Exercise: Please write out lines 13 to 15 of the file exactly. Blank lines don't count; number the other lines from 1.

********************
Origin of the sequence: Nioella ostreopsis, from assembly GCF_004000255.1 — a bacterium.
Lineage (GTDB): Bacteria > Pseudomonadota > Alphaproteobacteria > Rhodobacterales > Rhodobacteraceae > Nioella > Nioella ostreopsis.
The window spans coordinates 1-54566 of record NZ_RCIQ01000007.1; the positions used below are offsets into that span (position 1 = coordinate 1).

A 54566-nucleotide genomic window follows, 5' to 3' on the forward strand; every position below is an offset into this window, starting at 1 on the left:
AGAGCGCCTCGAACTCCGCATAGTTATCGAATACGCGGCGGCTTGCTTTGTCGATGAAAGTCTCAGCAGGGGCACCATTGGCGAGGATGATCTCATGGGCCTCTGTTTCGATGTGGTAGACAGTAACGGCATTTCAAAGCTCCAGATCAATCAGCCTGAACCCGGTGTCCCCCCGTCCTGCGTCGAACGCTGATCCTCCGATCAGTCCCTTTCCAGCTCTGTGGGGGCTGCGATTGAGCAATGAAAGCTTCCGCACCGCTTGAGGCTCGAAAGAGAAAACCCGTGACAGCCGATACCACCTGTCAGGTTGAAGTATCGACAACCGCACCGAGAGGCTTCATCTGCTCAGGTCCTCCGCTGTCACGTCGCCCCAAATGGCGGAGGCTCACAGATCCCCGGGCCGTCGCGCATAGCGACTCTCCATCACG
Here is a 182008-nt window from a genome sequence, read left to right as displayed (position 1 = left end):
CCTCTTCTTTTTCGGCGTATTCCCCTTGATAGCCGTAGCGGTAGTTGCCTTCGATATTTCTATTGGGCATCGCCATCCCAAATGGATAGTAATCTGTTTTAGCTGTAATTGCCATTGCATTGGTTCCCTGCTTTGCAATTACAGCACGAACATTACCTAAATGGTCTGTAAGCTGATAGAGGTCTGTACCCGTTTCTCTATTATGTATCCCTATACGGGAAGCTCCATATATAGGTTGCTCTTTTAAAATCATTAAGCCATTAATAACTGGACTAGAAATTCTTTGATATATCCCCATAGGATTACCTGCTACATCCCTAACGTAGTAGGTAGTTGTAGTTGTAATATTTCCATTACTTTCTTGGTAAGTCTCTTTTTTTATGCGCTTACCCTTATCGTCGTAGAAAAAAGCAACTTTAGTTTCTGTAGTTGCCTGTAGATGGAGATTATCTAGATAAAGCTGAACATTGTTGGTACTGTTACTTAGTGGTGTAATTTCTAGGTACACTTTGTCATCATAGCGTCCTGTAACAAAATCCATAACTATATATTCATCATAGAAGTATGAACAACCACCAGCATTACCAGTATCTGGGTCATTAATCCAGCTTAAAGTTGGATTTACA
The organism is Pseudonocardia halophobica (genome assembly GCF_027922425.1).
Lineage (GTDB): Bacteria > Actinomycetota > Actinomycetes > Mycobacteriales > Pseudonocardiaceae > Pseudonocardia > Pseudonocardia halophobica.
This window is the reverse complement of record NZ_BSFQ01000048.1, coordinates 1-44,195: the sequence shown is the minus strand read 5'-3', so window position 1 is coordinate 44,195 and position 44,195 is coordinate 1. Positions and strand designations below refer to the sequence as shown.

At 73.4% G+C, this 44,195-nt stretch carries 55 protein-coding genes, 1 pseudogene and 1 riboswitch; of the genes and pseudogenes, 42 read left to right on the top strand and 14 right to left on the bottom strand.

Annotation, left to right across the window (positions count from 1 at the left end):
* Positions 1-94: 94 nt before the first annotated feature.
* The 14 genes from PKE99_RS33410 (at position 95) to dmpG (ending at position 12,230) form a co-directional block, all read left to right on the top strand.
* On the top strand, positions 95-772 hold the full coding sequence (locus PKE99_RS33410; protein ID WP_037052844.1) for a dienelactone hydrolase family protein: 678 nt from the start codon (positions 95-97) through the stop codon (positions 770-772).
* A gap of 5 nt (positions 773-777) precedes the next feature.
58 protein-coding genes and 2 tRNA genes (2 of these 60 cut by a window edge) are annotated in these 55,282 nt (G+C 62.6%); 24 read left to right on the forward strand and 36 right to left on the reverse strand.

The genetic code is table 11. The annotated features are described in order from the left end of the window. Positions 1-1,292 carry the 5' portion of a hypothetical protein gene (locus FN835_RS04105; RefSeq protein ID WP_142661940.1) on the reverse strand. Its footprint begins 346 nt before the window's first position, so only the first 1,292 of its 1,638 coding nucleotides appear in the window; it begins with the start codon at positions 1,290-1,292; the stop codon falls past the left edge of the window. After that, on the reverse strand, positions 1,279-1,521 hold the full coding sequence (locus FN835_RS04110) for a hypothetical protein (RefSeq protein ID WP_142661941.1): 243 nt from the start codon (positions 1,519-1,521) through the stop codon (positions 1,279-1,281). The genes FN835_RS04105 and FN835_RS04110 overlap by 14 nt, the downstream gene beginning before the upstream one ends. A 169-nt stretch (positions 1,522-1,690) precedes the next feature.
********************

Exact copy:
* Positions 1-94: 94 nt before the first annotated feature.
* The 14 genes from PKE99_RS33410 (at position 95) to dmpG (ending at position 12,230) form a co-directional block, all read left to right on the top strand.
* On the top strand, positions 95-772 hold the full coding sequence (locus PKE99_RS33410; protein ID WP_037052844.1) for a dienelactone hydrolase family protein: 678 nt from the start codon (positions 95-97) through the stop codon (positions 770-772).